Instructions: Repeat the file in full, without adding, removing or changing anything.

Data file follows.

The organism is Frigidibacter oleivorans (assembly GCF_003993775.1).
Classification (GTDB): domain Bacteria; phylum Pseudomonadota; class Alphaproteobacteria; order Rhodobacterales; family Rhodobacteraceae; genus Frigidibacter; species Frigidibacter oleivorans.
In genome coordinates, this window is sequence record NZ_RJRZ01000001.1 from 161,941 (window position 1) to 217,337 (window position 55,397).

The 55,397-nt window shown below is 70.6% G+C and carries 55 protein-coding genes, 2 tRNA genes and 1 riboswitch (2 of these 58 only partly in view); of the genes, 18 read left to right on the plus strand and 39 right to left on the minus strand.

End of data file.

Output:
The organism is Frigidibacter oleivorans (assembly GCF_003993775.1).
Classification (GTDB): domain Bacteria; phylum Pseudomonadota; class Alphaproteobacteria; order Rhodobacterales; family Rhodobacteraceae; genus Frigidibacter; species Frigidibacter oleivorans.
In genome coordinates, this window is sequence record NZ_RJRZ01000001.1 from 161,941 (window position 1) to 217,337 (window position 55,397).

The 55,397-nt window shown below is 70.6% G+C and carries 55 protein-coding genes, 2 tRNA genes and 1 riboswitch (2 of these 58 only partly in view); of the genes, 18 read left to right on the plus strand and 39 right to left on the minus strand.